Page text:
Ōgaki, Gifu


Ōgaki Castle


Location of Ōgaki in Gifu Prefecture

Location in Japan

Coordinates: 35°22′N 136°37′E / 35.367°N 136.617°E / 35.367; 136.617Coordinates: 35°22′N 136°37′E / 35.367°N 136.617°E / 35.367; 136.617
Country Japan
Region Chūbu
Prefecture Gifu Prefecture
  Mayor Bin Ogawa
  Total 206.52 km2 (79.74 sq mi)
Population (31 August 2016)
  Total 162,132
  Density 790/km2 (2,000/sq mi)
  Tree Cinnamomum camphora
  Flower Satsuki azalea
Time zone Japan Standard Time (UTC+9)
City hall address 2-29 Marunouchi, Ōgaki-shi, Gifu-ken
Website www.city.ogaki.lg.jp
Ōgaki Castle in 1933

Ōgaki (大垣市 Ōgaki-shi) is a city in Gifu Prefecture, Japan. It was incorporated as a city on April 1, 1918.

As of January 31, 2013, the city has an estimated population of 163,364[1] and a population density of 790 persons per km². The total area is 206.52 km².

Ōgaki was the final destination for the haiku poet Matsuo Bashō on one of his long journeys as recounted in his book Oku no Hosomichi. Every November the city holds a Bashō Festival.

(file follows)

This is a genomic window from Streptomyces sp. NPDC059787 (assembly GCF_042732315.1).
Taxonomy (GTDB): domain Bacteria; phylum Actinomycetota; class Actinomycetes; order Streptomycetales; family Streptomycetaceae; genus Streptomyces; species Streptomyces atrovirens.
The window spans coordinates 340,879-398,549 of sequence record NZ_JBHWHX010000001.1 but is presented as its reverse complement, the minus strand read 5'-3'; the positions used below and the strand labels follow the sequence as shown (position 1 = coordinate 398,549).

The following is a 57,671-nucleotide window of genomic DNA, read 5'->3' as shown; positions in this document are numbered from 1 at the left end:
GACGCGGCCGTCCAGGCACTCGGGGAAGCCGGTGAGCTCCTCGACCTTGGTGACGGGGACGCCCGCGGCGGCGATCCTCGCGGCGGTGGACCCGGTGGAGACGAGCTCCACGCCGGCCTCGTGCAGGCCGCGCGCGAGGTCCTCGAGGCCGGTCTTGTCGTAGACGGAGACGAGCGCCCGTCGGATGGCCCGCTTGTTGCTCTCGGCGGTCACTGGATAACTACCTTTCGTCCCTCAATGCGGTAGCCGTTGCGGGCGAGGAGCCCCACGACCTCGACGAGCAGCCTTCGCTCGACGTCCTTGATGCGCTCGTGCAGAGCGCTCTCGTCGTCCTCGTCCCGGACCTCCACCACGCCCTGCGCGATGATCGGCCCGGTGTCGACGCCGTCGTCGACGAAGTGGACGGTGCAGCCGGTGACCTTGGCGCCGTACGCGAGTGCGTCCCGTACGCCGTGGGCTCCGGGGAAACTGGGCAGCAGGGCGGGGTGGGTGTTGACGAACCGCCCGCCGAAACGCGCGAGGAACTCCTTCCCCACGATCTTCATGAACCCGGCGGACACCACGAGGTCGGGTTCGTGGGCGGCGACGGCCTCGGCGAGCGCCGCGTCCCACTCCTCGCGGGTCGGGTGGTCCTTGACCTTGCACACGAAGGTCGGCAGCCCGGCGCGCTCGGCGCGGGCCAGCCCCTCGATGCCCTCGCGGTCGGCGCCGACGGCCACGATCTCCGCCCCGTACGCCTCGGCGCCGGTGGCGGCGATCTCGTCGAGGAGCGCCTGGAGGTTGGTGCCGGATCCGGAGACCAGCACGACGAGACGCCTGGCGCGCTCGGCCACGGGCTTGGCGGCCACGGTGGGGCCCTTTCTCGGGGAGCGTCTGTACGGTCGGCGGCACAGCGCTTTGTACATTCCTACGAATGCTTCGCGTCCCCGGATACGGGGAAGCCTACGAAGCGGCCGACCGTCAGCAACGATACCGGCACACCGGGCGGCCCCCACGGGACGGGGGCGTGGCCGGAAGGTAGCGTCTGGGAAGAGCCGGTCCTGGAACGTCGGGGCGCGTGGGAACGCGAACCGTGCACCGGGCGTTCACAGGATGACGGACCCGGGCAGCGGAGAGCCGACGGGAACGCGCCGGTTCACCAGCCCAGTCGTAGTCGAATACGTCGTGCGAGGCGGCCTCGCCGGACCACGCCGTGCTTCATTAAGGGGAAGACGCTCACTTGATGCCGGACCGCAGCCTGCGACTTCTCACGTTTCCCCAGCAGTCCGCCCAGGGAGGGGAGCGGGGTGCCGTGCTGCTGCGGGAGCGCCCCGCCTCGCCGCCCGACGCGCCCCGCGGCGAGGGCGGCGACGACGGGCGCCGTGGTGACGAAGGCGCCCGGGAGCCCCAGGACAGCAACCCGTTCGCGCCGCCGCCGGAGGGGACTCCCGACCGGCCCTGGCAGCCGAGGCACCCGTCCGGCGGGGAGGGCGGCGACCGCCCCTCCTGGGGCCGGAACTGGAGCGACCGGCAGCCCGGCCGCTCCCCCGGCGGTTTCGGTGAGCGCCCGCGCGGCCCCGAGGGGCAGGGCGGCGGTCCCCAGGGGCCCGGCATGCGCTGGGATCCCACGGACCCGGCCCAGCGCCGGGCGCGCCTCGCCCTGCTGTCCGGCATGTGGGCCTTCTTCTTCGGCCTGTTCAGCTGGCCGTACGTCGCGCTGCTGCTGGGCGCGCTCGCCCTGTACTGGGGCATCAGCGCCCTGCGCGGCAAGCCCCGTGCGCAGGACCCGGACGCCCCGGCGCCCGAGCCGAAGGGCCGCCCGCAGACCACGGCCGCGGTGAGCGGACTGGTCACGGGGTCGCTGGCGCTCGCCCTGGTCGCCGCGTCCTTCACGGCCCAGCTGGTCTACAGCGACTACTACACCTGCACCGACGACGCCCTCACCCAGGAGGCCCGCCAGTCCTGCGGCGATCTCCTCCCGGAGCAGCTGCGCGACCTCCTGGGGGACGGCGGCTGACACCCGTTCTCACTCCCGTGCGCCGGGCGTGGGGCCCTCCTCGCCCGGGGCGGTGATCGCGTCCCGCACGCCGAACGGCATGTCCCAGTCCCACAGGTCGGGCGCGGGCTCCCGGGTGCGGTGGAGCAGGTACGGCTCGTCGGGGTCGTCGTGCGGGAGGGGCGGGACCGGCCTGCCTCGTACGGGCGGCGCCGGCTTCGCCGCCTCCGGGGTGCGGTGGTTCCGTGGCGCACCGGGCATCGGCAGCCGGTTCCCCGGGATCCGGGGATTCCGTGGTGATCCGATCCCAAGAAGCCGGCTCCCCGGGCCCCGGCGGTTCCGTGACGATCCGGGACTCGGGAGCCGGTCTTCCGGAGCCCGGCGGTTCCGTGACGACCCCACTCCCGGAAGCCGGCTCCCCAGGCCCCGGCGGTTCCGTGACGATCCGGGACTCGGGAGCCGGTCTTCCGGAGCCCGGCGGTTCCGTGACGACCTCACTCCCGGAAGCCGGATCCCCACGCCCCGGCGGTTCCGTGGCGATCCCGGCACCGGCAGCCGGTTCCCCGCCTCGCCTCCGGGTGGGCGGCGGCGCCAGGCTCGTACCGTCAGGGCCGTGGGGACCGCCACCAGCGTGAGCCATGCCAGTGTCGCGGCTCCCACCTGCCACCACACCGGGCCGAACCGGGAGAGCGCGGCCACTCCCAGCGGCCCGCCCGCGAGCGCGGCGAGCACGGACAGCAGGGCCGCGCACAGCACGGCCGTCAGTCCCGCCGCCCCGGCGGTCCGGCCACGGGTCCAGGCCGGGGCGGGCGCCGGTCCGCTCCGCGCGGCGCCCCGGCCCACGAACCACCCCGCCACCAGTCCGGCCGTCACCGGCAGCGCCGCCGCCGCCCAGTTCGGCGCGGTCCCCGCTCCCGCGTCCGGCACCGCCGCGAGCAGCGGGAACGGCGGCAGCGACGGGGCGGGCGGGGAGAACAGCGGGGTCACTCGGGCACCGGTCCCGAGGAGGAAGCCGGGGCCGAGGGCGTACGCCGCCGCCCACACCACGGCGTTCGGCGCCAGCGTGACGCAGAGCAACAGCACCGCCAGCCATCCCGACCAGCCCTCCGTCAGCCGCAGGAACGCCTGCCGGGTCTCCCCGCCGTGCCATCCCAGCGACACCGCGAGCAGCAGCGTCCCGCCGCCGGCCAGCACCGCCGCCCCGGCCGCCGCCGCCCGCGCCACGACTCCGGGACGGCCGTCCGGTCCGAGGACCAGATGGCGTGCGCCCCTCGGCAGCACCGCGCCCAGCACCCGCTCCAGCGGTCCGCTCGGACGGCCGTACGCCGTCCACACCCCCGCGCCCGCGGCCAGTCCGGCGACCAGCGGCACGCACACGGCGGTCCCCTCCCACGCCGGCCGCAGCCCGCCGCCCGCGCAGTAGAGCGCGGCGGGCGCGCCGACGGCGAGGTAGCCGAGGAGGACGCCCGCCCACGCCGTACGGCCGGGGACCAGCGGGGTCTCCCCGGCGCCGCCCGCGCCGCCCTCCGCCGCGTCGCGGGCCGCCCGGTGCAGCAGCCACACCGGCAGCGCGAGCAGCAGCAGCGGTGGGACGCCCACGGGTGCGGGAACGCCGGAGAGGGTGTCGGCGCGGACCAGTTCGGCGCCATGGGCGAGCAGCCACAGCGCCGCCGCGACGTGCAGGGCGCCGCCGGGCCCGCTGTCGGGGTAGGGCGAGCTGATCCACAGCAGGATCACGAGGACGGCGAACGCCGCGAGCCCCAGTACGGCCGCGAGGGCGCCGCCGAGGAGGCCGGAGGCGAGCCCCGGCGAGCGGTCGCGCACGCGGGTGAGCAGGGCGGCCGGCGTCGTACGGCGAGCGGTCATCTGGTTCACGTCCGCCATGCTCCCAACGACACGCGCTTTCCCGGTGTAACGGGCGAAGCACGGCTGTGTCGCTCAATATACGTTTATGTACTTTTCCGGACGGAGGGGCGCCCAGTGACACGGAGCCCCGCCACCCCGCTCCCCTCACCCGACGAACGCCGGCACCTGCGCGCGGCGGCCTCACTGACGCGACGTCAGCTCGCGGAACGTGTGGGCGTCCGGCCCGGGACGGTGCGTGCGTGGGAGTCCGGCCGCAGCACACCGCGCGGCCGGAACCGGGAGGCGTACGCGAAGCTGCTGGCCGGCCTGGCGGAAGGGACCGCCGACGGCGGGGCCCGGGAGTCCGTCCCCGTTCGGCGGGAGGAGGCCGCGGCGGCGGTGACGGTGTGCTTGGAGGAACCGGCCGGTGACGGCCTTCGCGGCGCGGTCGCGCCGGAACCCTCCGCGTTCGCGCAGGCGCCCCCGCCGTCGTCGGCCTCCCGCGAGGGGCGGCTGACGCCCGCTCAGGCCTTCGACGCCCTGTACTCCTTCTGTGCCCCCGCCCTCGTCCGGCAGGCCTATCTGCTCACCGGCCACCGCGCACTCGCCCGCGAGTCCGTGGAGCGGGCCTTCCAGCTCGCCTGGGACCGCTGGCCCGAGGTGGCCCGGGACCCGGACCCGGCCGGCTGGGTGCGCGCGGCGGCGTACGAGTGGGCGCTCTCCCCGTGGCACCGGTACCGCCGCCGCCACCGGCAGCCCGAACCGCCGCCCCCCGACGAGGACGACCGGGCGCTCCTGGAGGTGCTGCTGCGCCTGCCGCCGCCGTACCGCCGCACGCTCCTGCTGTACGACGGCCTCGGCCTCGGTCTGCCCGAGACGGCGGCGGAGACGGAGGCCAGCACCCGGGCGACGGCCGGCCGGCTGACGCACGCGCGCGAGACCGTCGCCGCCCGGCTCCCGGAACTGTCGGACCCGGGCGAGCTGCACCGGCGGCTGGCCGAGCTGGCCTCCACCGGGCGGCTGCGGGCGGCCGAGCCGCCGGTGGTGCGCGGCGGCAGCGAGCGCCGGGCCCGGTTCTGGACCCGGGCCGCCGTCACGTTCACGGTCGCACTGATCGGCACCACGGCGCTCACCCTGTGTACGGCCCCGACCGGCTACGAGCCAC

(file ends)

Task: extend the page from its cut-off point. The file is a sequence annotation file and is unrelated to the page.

Ōgaki is located in the northwest area of the Nōbi Plain in Gifu Prefecture and is known as being the most centrally-located city in Japan.

As a result of its 2006 merger with the town of Kamiishizu (from Yōrō District), and the town of Sunomata (from Anpachi District), the city consists of three disconnected regions, with Sunomata in the east, the original Ōgaki in the center, and Kamiishizu in the southwest.[2]

The main river flowing through the city is the Ibi River; however, the Nagara River forms the border between Ōgaki and the neighboring cities of Gifu and Hashima.

Adjacent municipalities

Municipal annexations

Sister and friendship cities

Ōgaki is twinned with the following towns and cities.

Educational institutions

Universities and colleges

High schools

International schools




Visitor attractions


  1. 人口と世帯 [Population and households]. Ogaki official website (in Japanese). Ogaki City. Retrieved 24 February 2013.
  2. 1 2 総括 1 大垣市の沿革 (PDF). Ōgaki official website (in Japanese). Retrieved August 17, 2011.
  3. http://www.beavertonoregon.gov/index.aspx?NID=1552. Missing or empty |title= (help)
  4. "Stuttgarter Stadtporträt/Städtepartnerschaften/Internationale Partnerschaften/Besonders freundschaftliche Beziehungen". Landeshauptstadt Stuttgart, Abteilung Außenbeziehungen (Official website of Stuttgart) (in German).
  5. "Escolas Brasileiras Homologadas no Japão" (Archive). Embassy of Brazil in Tokyo. Retrieved on October 13, 2015.
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